From the bright red of the Japanese Maple outside the Emma Willard House, the warm yellow Ginkgos in front of Mead Memorial Chapel, the hot pink Rhododendrons behind Forest Hall or the blazing orange Sugar Maples outside Battell, the campus boasts stunning sights year-round. For the most part, other than snapping daily nature photos to post or send to family members, you probably pay little attention to the other trees that surround you on campus. With all that has happened over the past year, it’s especially easy to lose the memories of foliage that fill out the edges of the most dramatic turning points and salient traumas. However, even though so much has changed since departing from campus last March, one thing has remained constant: our beloved campus itself. The Darkest Day Tuesday, March 10, 2020, 1:08 p.m. Campus horticulturist Tim Parsons was walking across campus, ready to prune trees, when he suddenly received the text. Ding. “Date Change: Middlebury College will begin spring break this Friday, March 13, after classes end, which is one week earlier than scheduled. This will be a two-week break with classes resuming — remotely — on Monday, March 30. Remain Home After Break: Following spring break, students who can will be expected to remain at home and not return to campus until further notice.” “I knew from the moment I read the screenshotted email, it was not going to be good,” Parsons said. “It just seemed off. Everything was so up in the air, and nobody knew what to do, or what to say. People get used to predictability, stability and it just felt off.” Parsons noted that although the reckless acts of vandalism across campus and in town during the last week were apparent, the damage did not seem to have targeted trees as student vandalism often has in the past. “I mostly saw signs being torn down, not trees that students are often keen to uproot,” he said. “It was yet another thing that felt odd.” Speaking for the Trees It is the deeply rooted love for the campus and Middlebury College community that makes Tim Parsons’ job both rewarding and a tall order. Middlebury’s campus horticulturist since 2006, Parsons’ knowledge of the college’s greenery borders on encyclopedic. A Vermont-certified horticulturist and a certified arborist by the International Society of Arboriculture, Parsons was in the green industry for more than 25 years, running his own landscape design company and a garden center for nearly 10 years. Additionally, Parsons is a past president of Greenworks, The Vermont Nursery and Landscape Association and was chosen in 2003 as the Young Nurseryman of the Year by the New England Nursery Association. Although he grew up in Connecticut, he has lived in Vermont for 22 years and now lives at the base of Snake Mountain in Weybridge, Vermont with his wife, three daughters and “too many gardens.” At Middlebury, Parsons’ responsibilities include the care and maintenance of the colleges’ robust urban forest, full landscape design and installation measures, and management of the sustainable turfgrass of the athletic fields. Along with caring for the abundance of trees on campus, Parsons has taught a “Trees and the Urban Forest” course several times, led field trips for other courses, and marshals a popular “Campus Tree Tour” each fall during Homecoming. He also writes a blog — appropriately titled “The Middlebury Landscape” — and is a member of multiple college committees such as the Master Plan Implementation Committee, the Emergency Response Team and Community Council. He has also served on the Environmental Council. “I love everything about my job, but seeing how the college landscape makes people happy is the most rewarding part,” Parsons said. Withering Life Phenology — which comes from the greek “phaino,” meaning to show or appear — is the study of recurring life cycles of the living things around us, the seasonal experiences of insects, plants, mammals and the relationship of time to weather and climate. Parsons compares this to the collective experience between the environment and people during the Covid-19 pandemic. As a landscaper, Parsons observed that the quiet looming over campus relates to the “natural ebb and flow of things.” “I don’t know the exact class schedules all that well, but people certainly know when classes are out,” he said. Parsons said after a majority of students left campus mid-March, he would walk to a certain part of campus where there are usually clusters of students studying or socializing, but there was no one there. “The first week or so it’s nice to ride on those silly Gators and not be in the way of folks, but after that, it just wasn’t the same,” he said. “It was just really sad.” “I remember the CFA parking lot is filled with crab apples. When those come to bloom they are absolutely spectacular,” Parsons said. “I was actually quite excited to see them this spring because I had never seen them bloom without any cars in the lot, so I made a specific point to walk to campus to see them.” But the crabapples did not bloom. “Horticulturally, trees and shrubs sort of had their own pandemic too,” Parsons said. “We had a severe drought and it didn't rain for weeks on end. Lawns turned brown, leaves started to fall early, and wherever I looked, plants looked lifeless, much like how I felt.” Parsons explained that like people and the pandemic, it can take years for the trees to fully recover from damage. “I spent the whole summer watering trees, and I don't remember a year it was this dry for a long time,” he said. “I had hoped that some of the high traffic locations would receive a much-needed break, but the drought was so bad, there wasn't much of a difference.” Throughout the summer, Parsons took solo walks around campus, checking in to make sure everything was still okay. He noted that the treasured hot pink Rhododendrons behind Forest Hall did, in fact, bloom as usual, a stark reminder of the loss of spring, and especially graduation. According to Parsons, the bright flowering bushes were planted there to serve as the original ceremony location, with chairs extending out across Battell Beach. After planning for the commencement ceremony all Winter, Memorial Day weekend eventually came that May, and with no students to graduate, Parsons had that weekend off for the first time in 15 years. “When the students are gone after commencement and before language schools, it’s peaceful and nice, but after a couple of weeks of that, everyone’s ready for the energy to come back,” he said. “The whole point to working at the school is to help the students out, and that’s why we’re here, so it just doesn’t really feel right when campus is empty.” Instagram Updates Known for sharing snapshots of the college’s picturesque landscape, his family, sleeping pets and even an occasional baked good or two, Parsons’ Instagram (@middland) also happens to be a favorite account for many Middlebury students. His captions shared are pure musings that bring Parsons’ love for the small joys in life to the public eye. On March 13, Parsons wrote, “Adopted a plant today, I named it Riley. Goodbye to all my student friends leaving today, hoping to see you again.” And on a photo of an empty campus, a sarcastic, “Day one at Middlebury College. 9:00, sidewalks filled as students walk to class.” Parsons continued these logs the rest of the month, updating his followers on the life they abruptly left behind on campus. “Day three at Middlebury College. Cross country trail, missing the runners on the blue sky day.” “Day four. One of my traditions after the students move out is looking for rocks geology students don't want to bring home and leave in parking lots. Here's this year's finds. Anybody want to ID?” “Day five, quiet.” As warmer weather arrived in Middlebury, Parsons continued to updated his small but mighty fanbase on the still life coming back to campus, highlighting the blossoming of White Siberian squill, serviceberry, daffodils, magnolias, the redbud trees in front of Axinn and the green grass beginning to show on the lawns. And on May 24, a picture of a flowering crabapple tree. “Today would have been the day I decorated the commencement stage at Middlebury College then waited to see my former students and friends march in. So to them, I say so long, good bye, come back soon. Wish you could be here. #middseniorcelebration.” One student commented, “I miss the campus trees,” to which Parsons replied, “and they miss you!” Parsons’ consistent updates continued throughout the summer, increasing as the date drew nearer for the August return to campus. He posted photos of the Adirondack chairs in storage, ready to be set outside again for use, renovated outdoor classroom spaces for the new norm of safe, socially distant learning and a shot of the Brobdingnagian tents outside of McCullough wittily captured, “Intense.” And in October, Parsons called to action his growing fan base to fundraise for financial aid at the college. “As the Middlebury College arborist I've learned that the strength and resilience of our urban forest is based upon its diversity,” he commented. “If you can, help the ‘MoveMidd’ effort to help keep Middlebury the inclusive space it is. Link in bio, I figured out how to do that.” Nearly half of all Middlebury students receive financial aid, and as the economic impact of the Covid-19 pandemic continues, disproportionately affecting students of color, that number grows and the need for student academic funding rises. “It’s important for everyone to have the opportunity to learn here, regardless of their background,” Parsons said. Parsons’ fall semester updates petered out in December, ending with a quintessential photo of Mead Memorial Chapel that read, “And, just like that, campus empties out again, and it's just the cold trees and I. Hopefully students are returning in a couple months, if everyone can get their act together. For everyone that left for the semester, here is today at Middlebury College. We'll try and keep the snow around for your return.” Staff Shifting The college’s organic garden, The Knoll, holds a founding mission to educate and nourish its community. This came into clear focus when the onset of the pandemic left many staff and community members without a steady source of income. As the pandemic continued throughout the year, staff concerns related to employment and compensation continued to loom large. A week after students left campus, the college committed to full wage continuity and no layoffs through June 30, a pledge administrators have since tentatively extended to next July in their new 2021 budget. Although the college set up the Covid-19 pay bank to support staff members throughout the pandemic, many staff who cannot work remotely still needed to use their own combined time off (CTO) to cover their days stuck at home. While many staff members have remained at home, others have begun to return to campus on staggered work schedules. In anticipation of the community’s emergency food needs over the summer and fall, combined with the issues regarding staff employment hours, the college gave The Knoll permission to grow produce to meet community emergency food needs, and granted approval to bring in dining employees for paid full-time work over the summer. Parsons’ wife Nancy, a chef in Atwater Dining, was one of the individuals relocated there. “I enjoyed getting to work with people I otherwise never would have,” Nancy said. “Bringing staff members from other departments to work here was necessary,” Megan Brakeley ‘06, The Knoll’s current manager, said. “Even though life on campus stopped, life at The Knoll did not.” “We missed the students this year because we connect with a lot of them in close quarters through dining, and you just grow to love them,” Nancy said. “With proper social distancing, safety measures and the change in schedules, that has drastically changed.” Spaces that once connected students and staff don’t exist in the same form these days, and dining staff have taken notice. “Students aren’t gathering in dining halls anymore, so we’ve completely lost all sense of community that happens in those spaces,” she continued. “It is one of the most drastic changes to campus life, and something not easily recreated in a pandemic-safe manner.” Returning Where We Left Off Just as Dining Services prepared for another round of individually packaged meals, the Grounds Department was also busy preparing for students to return to Middlebury for the spring semester, an ominous time that marked a year since the campus was abandoned. “I’m always amazed at how smart and resilient plants are, and that’s exactly like Middlebury now,” Parsons said. Before students returned, Parsons said, larger tents were installed across campus and the golf course was groomed for cross country skiing. The carpentry shop got busy building forty new adirondack chairs to add to the fleet to promote outside socializing, and the grounds crew assembled portable fire pits. “Pro tip for students? Bring marshmallows,” Parsons quipped. “I’m really looking forward to having campus come alive again,” Parsons said that winter. “It’s comforting to know that we’ll all be together once again, and hopefully not have to miss out on another spring here.” Symbol of Our Strength From the growth around the pond behind the Mahaney Center for the Arts to the comforting line of trees between Axinn and Davis Library, the ivy-covered walls of Battell Hall to the unexpected diversity of the woods around the Trail Around Middlebury, the greenery of Middlebury College holds an important place on campus and within the hearts of Panthers young and old. And after a long, cold winter away from campus, Middlebury now invites the arrival of warmer weather, the opening of forsythia and the return of lifeo to campus as the harbingers of spring. Author’s Note: Middlebury College sits on land belonging to the Abenaki Nation, and we have all contributed and been complicit in the brutal colonization of this Indigenous land. The Western Abenaki are the traditional caretakers of this Vermont area Ndakinna, or homeland. We give our gratitude to the Abenaki Elders and Indigenous inhabitants of Turtle Island past and present, and are thankful for the opportunity to share in the bounty and protection of this environment.
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The Middlebury College Theatre Department Costume Shop is accustomed to last minute alterations, so when the Covid-19 pandemic hit Vermont, employees quickly changed course from sewing costumes to sewing face masks. Led by Associate Costume Director Robin Foster Cole and Costume Shop Director Carol Wood, the seamsters immediately set to work organizing materials and mask patterns the moment the college shut down in March. “We call it the Massive Midd Mask Making Movement,” Wood said. “It’s all about the silver linings to the pandemic,” Foster Cole added. “We weren’t going to sit idly. This is bigger than a show.” Foster Cole’s best friend from high school is an emergency room doctor in Rhode Island. After speaking with her on the phone, Foster Cole realized she had the opportunity to play a role in the fight against the virus too. According to the Centers for Disease Control and Prevention, cloth masks are not interchangeable with medical grade masks, but can help reserve medical masks for health service professionals and others who critically need them. Shortly after most students evacuated campus, Mark Peluso, Middlebury’s director of health services, contacted Alex Draper, chair of the Theatre Department. Peluso requested the department’s costume shop sew face masks for healthcare workers at Porter Hospital, where there was a limited supply of standard masks; by that time, Wood and Foster Cole were already on it. Not long after that, the college made another mask request: this time, could the students and staff remaining on campus also be supplied two masks each? “There was no doubt we could execute this,” Wood said. After seeing a Facebook post online of the costume shop’s progress, members from the college’s laundry services offered their sewing skills and joined in on the mask-making mission. For Foster Cole, this communal effort by all ends of the Middlebury community was not left unnoticed. “I grew up in Middlebury,” she said. “It’s amazing how many people here stepped up to take care of each other.” The masks are made with cotton fabric, a layer of fleece for extra comfort and protection, and elastic bands to wrap securely around ears. But even with the stockpile of supplies in the costume shop, Wood and Foster Cole needed more materials to continue manufacturing masks. President Laurie Patton stepped in, generously offering to financially support this endeavor with personal discretionary funds for more fabric and elastic. “I love that this simple skill of sewing we love to do is helping the community,” Foster Cole said. “We’re doing it for the college, but also for the greater community.” Wood explained sewing the masks is not difficult, especially with her 11 years experience as a draper and stitcher with the San Francisco Opera, and the aid of her mother, Nancy Wood. This professional experience allows her to cut about 100 pieces of fabric for masks every hour, plus the additional three-and-a-half minutes of sewing it takes Wood and her mother to make one mask. After the measuring, cutting and sewing takes place, the masks are washed twice, pleats pressed, size marked, and packaged up for distribution: 300 masks to add to the college’s augmenting stockpile, the rest to Round Robin, the local nonprofit overseeing mask collection and delivery to Porter Hospital and other local organizations. According to Wood, the costume shop churns out 400–600 masks per week. To date, the mask makers have produced 3,000 masks and counting. Wood and Foster Cole, along with their tenacious team of sewers, do not have a numerical goal for the number of masks they are manufacturing. “We’re going to do whatever is needed,” Wood said. “Whatever it takes, however many we make, no one is going to go without a mask.” Mai Thuong ’22 is one of the students who remained on campus. She was given a homemade mask a few weeks ago and wears it on a regular basis. “We use them when we go to the dining hall to make both the dining staff and the students less paranoid of transmitting something to each other,” Thuong said. “Psychologically, it just also appears safer.” “The fashionable nature of the mask is also a big plus,” Thuong added. “When I got my masks with bright sunflowers on them, it made me really happy.” After hearing of the costume shop’s production-efficient assembly line, senior Abbey Knight ’19.75 also joined in, offering their sewing skills to whip up additional masks while isolating off-campus in Middlebury. “I love hands-on projects, so making masks felt like a fun craft project with a purpose,” Knight said. Knight is new to sewing, having learned how to this year for a puppet show. “Making masks has been a good way to learn more about the ever-mysterious sewing machine and practice the basics.” Volunteer residents of the greater Addison County have also joined in the nationwide effort to provide health care workers and neighbors in the community with protective face masks. Faith Daya of Brandon, a retired community organizer and mentor at the sewing lab at the Makery – the collaborative maker space at the Hannaford Career Center in Middlebury – is one of those volunteers. A month ago, Daya pulled together an email list of “just a few people, maybe 45 women,” sending out the call for help in making masks. “It’s truly a labor of love,” she said. “This is like having a mission, a purpose to help others.” To date, Daya’s group, dubbed “Sew Vermont Safe,” has made and donated more than 2,500 face masks to area businesses, clinics, assisted living residencies, subsidized housing works, and hospice care employees across the Addison and Rutland counties. For those interested in joining the cause and obtaining mask sewing kits, contact Carol Wood at email@example.com, Faith Daya at firstname.lastname@example.org, or visit https://unitedwayaddisoncounty.org.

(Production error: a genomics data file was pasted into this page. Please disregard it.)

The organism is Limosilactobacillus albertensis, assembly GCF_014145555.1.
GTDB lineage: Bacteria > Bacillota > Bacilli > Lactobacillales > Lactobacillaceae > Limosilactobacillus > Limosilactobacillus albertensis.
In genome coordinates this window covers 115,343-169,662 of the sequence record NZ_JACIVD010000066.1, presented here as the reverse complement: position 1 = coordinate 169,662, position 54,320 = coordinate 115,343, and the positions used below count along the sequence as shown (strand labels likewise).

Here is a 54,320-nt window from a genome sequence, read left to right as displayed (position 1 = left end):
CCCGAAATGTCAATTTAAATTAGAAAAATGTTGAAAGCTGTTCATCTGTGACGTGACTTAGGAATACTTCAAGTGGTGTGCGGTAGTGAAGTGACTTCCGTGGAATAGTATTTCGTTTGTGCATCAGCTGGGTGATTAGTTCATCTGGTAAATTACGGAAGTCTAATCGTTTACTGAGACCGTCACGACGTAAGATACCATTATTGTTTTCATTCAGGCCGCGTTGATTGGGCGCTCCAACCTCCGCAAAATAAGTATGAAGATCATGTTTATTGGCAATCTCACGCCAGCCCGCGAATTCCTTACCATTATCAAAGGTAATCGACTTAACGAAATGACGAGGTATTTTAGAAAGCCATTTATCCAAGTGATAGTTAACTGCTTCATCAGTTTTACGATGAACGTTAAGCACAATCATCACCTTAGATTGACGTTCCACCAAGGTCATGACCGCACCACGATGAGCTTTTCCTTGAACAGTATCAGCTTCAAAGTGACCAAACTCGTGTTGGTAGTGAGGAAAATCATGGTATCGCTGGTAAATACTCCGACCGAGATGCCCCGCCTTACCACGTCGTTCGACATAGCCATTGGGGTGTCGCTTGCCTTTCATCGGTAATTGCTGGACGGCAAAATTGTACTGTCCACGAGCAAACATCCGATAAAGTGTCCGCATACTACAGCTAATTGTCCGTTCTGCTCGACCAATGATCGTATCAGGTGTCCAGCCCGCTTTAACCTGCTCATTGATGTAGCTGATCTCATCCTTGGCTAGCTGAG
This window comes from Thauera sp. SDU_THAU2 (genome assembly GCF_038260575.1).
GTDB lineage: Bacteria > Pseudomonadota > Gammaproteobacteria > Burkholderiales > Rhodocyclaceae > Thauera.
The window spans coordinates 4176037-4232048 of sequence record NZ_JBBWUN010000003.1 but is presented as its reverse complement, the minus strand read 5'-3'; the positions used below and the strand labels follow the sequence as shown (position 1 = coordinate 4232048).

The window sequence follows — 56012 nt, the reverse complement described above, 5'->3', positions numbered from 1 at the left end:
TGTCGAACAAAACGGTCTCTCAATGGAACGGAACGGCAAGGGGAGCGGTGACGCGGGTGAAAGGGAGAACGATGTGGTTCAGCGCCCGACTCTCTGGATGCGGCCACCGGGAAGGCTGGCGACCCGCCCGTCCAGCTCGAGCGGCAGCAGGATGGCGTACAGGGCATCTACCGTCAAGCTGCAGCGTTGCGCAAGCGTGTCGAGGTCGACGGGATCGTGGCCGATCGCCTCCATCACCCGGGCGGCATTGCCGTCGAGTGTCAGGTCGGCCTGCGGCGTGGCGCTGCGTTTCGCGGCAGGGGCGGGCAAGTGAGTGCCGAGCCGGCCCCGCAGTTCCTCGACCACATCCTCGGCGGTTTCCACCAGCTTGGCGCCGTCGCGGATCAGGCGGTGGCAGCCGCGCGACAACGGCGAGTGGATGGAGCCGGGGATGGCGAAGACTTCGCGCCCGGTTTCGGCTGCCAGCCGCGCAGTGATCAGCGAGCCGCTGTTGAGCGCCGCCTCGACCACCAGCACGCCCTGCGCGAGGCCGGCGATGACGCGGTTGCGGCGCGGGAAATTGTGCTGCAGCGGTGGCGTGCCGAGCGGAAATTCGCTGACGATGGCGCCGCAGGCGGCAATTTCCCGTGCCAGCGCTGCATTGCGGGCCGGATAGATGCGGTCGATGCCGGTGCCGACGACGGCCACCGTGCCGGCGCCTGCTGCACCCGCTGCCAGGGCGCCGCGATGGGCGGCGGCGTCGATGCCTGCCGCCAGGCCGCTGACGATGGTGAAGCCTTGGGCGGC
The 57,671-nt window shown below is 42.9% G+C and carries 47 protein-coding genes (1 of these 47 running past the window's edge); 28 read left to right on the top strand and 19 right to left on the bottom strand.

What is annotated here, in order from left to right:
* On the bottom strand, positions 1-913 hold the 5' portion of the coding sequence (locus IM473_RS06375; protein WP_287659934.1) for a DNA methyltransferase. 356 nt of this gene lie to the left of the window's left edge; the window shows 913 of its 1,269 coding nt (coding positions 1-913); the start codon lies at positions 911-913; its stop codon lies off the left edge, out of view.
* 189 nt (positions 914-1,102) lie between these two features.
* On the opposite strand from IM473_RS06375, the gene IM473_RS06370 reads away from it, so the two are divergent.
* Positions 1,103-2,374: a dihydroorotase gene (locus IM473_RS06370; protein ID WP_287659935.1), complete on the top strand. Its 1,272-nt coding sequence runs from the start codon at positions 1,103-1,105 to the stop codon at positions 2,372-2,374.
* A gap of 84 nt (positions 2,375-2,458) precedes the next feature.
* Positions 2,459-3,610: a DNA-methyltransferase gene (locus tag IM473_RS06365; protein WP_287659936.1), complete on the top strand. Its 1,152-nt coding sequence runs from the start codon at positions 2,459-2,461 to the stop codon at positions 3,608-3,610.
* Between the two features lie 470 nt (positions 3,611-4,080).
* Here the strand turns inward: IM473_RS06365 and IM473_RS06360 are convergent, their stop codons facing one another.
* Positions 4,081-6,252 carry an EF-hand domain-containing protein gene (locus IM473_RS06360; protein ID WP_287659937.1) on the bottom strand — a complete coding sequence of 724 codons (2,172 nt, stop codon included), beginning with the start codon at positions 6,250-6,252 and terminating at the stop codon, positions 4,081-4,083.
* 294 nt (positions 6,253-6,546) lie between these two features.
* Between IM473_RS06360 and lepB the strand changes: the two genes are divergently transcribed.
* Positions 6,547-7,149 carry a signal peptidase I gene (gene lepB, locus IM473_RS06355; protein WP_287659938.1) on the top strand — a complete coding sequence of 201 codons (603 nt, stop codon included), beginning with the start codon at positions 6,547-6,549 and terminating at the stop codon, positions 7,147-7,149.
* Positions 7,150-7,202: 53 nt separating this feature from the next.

[caption id="attachment_46896" align="aligncenter" width="475"] COURTESY PHOTOLewis is the last remaining member of the “Big Six” civil rights leaders of the 1960s, along with Martin Luther King Jr., Philip Randolph, Roy Wilkins, Whitney Young Jr. and James Farmer Jr.[/caption] “Hate is too heavy a burden to bear.” This is one of the sentiments that U.S. Congressman John Lewis (D-Ga.) expressed when he spoke at the Flynn Center for the Performing Arts in Burlington on Monday, Oct. 7. The talk was also live streamed in the Mahaney Center for the Arts for students and community members who wanted to attend without leaving campus. Lewis said his commitment to fight hate continues to drive his dedication to the civil rights movement. He visited Vermont to speak about his graphic novel trilogy, “March,” and how the stories relate to our current political and social climate. “March,” co-authored by Andrew Aydin and illustrated by Nate Powell, is about Lewis and his life’s work as an activist. Inspired by Dr. Martin Luther King Jr.’s radio broadcasts, Lewis highlights the challenges he faced and his journey to where he is today. “March” is also the Vermont Reads selection for this year by the Vermont Humanities Council, one of the sponsors of the event. Lewis, who was introduced by Senator Patrick Leahy (D-Vt.), spoke to a sold-out audience about the book, his experiences in the civil rights movement and its continuation today, growing up in rural Alabama and what he sees as modern social justice issue priorities. Lewis is the last remaining member of the “Big Six” civil rights leaders of the 1960s, along with Martin Luther King Jr., Philip Randolph, Roy Wilkins, Whitney Young Jr. and James Farmer Jr. In the pursuit of social justice, Lewis has dedicated his life to nonviolent protests and activism. When Lewis was younger, he participated in the Freedom Rides to challenge public transportation segregation, and organized demonstrations to oppose segregation at lunch counters in Nashville, Tenn. Lewis said that every year, he travels back to Alabama to retrace the route from Selma to Montgomery that he marched for human rights for people of color. At the talk, Lewis recounted the dehumanization he felt as a child when he was denied a library card due to the color of his skin, and a memory of where he was beaten by police officers and woke up in the hospital with Martin Luther King, Jr. standing by his side. Lewis has experienced multiple arrests and injuries over the years from his involvement in nonviolent protests. He considers each of his 45 arrests worthwhile — 40 of which took place in the 1960s, and another five of which occured since he was elected to congress. At the event, Lewis emphasized the importance of nonviolent protesting, and the significance of using adversity as fuel for positive change. “Those of us who got involved in the sit-ins in 1960 — we embedded, hard, the essence of [“March”] in our very souls,” he said. “Every time we were beaten, arrested and jailed, we didn’t strike back,” Lewis continued. “We destroyed by sitting in.” Melanie Chow ’22 attended the talk in Burlington with members of her Race, Rhetoric, and Protest class. She was moved by hearing Lewis speak — immediately after returning from the event, she ordered a copy of the book herself. “A lot of people are activists when they’re younger and then they stop, but [Rep. Lewis] never did — he never stopped working, never stopped caring,” she said. Chow felt the event added nuance to some of the history lessons students typically learn in school. “We learn about the civil rights movement in history class in high school, but those lessons are his life,” she said. “He was there — he lived through those experiences, and it’s really inspiring.” Olivia Peterson ’21, who attended the talk with her African American Literature class, expressed a similar sentiment. “During Lewis’ talk I found myself repeatedly hit with the realization that the man on stage before me was actually there during the rise of the sit-ins, there for the Freedom Rides, for the March on Washington, for countless beatings and moments in between,” Peterson said, “This came as a vivid reminder of how recent the civil rights movement truly is.” Peterson left feeling inspired by Lewis’ call to action. “Hearing John Lewis advocate for making the ‘good and necessary’ kind of trouble is effectively a call to not get complacent in the comfort of being part of the dominant majority,” she said. Lewis closed his speech by bringing attention to the current state of the nation, and the unruly attitudes that spew hatred toward American minorities. “We’ve come a distance, but we still have a distance to go,” Lewis said. “Today in America, there are forces trying to take us back. We’ve come too far, and we’re not going back.” “You have to make a little noise. You have to get in the way, and you have to get in good trouble, necessary trouble,” Lewis said of his experiences as an organizer. “When you see something that is not right, not fair, not just, you have a moral obligation to say something, to do something, to speak up, and speak out.”